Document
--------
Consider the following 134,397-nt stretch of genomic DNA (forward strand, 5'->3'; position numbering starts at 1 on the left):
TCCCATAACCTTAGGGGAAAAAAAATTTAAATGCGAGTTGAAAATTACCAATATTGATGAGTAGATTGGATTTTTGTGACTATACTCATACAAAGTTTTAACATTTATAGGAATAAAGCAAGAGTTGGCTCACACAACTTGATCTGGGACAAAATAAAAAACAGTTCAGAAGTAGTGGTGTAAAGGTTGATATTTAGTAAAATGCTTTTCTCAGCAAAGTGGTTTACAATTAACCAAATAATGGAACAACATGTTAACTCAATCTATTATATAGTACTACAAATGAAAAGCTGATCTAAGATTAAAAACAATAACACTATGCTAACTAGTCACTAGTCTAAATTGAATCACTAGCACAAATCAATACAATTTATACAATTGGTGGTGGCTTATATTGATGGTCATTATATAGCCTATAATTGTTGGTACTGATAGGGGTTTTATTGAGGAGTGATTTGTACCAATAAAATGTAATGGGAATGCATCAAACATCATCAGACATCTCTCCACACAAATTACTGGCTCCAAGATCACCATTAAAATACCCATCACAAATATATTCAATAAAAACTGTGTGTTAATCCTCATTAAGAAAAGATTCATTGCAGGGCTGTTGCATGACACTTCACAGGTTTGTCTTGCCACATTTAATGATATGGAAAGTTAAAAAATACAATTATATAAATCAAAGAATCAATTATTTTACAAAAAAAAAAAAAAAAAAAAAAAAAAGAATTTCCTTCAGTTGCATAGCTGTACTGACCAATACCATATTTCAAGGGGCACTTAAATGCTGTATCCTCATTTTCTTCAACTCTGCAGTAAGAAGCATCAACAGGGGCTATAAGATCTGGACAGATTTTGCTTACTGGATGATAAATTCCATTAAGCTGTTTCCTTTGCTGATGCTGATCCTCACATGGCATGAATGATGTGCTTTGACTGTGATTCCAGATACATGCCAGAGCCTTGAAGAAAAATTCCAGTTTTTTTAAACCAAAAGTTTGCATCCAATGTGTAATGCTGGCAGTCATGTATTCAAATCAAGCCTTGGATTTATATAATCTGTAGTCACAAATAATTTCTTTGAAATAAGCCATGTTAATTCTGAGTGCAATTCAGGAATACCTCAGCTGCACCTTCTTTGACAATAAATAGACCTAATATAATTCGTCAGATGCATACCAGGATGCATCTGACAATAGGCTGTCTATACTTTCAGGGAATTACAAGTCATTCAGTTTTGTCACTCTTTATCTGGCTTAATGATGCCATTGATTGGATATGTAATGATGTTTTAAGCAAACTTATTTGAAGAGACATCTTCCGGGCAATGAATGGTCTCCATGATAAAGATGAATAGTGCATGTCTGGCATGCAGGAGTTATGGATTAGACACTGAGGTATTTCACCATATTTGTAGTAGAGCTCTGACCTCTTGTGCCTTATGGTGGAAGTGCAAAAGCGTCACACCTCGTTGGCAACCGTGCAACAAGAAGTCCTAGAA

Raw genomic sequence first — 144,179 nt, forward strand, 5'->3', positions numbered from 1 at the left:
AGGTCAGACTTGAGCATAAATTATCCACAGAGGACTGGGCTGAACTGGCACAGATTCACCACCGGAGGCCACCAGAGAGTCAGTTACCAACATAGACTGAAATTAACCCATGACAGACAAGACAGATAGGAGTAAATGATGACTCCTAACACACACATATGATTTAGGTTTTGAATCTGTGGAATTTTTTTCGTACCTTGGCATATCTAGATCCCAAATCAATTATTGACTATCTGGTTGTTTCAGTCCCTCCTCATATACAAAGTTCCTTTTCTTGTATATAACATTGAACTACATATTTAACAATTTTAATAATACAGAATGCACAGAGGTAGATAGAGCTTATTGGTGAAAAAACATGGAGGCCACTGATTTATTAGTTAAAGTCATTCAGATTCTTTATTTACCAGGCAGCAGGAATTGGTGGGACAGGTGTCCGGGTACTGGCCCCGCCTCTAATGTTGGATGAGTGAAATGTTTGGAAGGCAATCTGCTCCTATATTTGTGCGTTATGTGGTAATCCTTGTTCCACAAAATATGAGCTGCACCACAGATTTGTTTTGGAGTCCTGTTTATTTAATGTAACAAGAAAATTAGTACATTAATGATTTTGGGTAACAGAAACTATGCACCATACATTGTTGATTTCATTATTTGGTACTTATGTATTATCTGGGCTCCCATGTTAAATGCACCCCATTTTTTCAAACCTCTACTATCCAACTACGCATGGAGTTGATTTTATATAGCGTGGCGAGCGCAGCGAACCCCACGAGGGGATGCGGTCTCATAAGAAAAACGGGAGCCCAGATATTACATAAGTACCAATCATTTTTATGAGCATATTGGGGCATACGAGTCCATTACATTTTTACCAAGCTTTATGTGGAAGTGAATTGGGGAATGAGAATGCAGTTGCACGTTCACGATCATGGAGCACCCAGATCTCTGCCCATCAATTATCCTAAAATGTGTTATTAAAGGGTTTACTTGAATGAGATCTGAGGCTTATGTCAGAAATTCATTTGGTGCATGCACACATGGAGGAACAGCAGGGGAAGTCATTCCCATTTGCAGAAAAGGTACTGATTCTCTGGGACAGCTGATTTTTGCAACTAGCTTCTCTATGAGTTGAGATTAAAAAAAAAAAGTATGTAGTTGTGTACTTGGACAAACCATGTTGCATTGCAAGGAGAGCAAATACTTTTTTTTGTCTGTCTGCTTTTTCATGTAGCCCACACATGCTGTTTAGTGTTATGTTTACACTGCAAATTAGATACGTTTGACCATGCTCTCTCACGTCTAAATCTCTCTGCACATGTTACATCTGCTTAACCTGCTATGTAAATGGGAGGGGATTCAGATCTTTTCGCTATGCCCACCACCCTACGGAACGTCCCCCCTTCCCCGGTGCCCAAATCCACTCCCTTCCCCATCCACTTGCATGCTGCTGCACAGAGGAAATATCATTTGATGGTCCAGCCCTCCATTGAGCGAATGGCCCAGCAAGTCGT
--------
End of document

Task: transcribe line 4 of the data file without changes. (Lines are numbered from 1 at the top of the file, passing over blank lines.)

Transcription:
AGGTCAGACTTGAGCATAAATTATCCACAGAGGACTGGGCTGAACTGGCACAGATTCACCACCGGAGGCCACCAGAGAGTCAGTTACCAACATAGACTGAAATTAACCCATGACAGACAAGACAGATAGGAGTAAATGATGACTCCTAACACACACATATGATTTAGGTTTTGAATCTGTGGAATTTTTTTCGTACCTTGGCATATCTAGATCCCAAATCAATTATTGACTATCTGGTTGTTTCAGTCCCTCCTCATATACAAAGTTCCTTTTCTTGTATATAACATTGAACTACATATTTAACAATTTTAATAATACAGAATGCACAGAGGTAGATAGAGCTTATTGGTGAAAAAACATGGAGGCCACTGATTTATTAGTTAAAGTCATTCAGATTCTTTATTTACCAGGCAGCAGGAATTGGTGGGACAGGTGTCCGGGTACTGGCCCCGCCTCTAATGTTGGATGAGTGAAATGTTTGGAAGGCAATCTGCTCCTATATTTGTGCGTTATGTGGTAATCCTTGTTCCACAAAATATGAGCTGCACCACAGATTTGTTTTGGAGTCCTGTTTATTTAATGTAACAAGAAAATTAGTACATTAATGATTTTGGGTAACAGAAACTATGCACCATACATTGTTGATTTCATTATTTGGTACTTATGTATTATCTGGGCTCCCATGTTAAATGCACCCCATTTTTTCAAACCTCTACTATCCAACTACGCATGGAGTTGATTTTATATAGCGTGGCGAGCGCAGCGAACCCCACGAGGGGATGCGGTCTCATAAGAAAAACGGGAGCCCAGATATTACATAAGTACCAATCATTTTTATGAGCATATTGGGGCATACGAGTCCATTACATTTTTACCAAGCTTTATGTGGAAGTGAATTGGGGAATGAGAATGCAGTTGCACGTTCACGATCATGGAGCACCCAGATCTCTGCCCATCAATTATCCTAAAATGTGTTATTAAAGGGTTTACTTGAATGAGATCTGAGGCTTATGTCAGAAATTCATTTGGTGCATGCACACATGGAGGAACAGCAGGGGAAGTCATTCCCATTTGCAGAAAAGGTACTGATTCTCTGGGACAGCTGATTTTTGCAACTAGCTTCTCTATGAGTTGAGATTAAAAAAAAAAAGTATGTAGTTGTGTACTTGGACAAACCATGTTGCATTGCAAGGAGAGCAAATACTTTTTTTTGTCTGTCTGCTTTTTCATGTAGCCCACACATGCTGTTTAGTGTTATGTTTACACTGCAAATTAGATACGTTTGACCATGCTCTCTCACGTCTAAATCTCTCTGCACATGTTACATCTGCTTAACCTGCTATGTAAATGGGAGGGGATTCAGATCTTTTCGCTATGCCCACCACCCTACGGAACGTCCCCCCTTCCCCGGTGCCCAAATCCACTCCCTTCCCCATCCACTTGCATGCTGCTGCACAGAGGAAATATCATTTGATGGTCCAGCCCTCCATTGAGCGAATGGCCCAGCAAGTCGT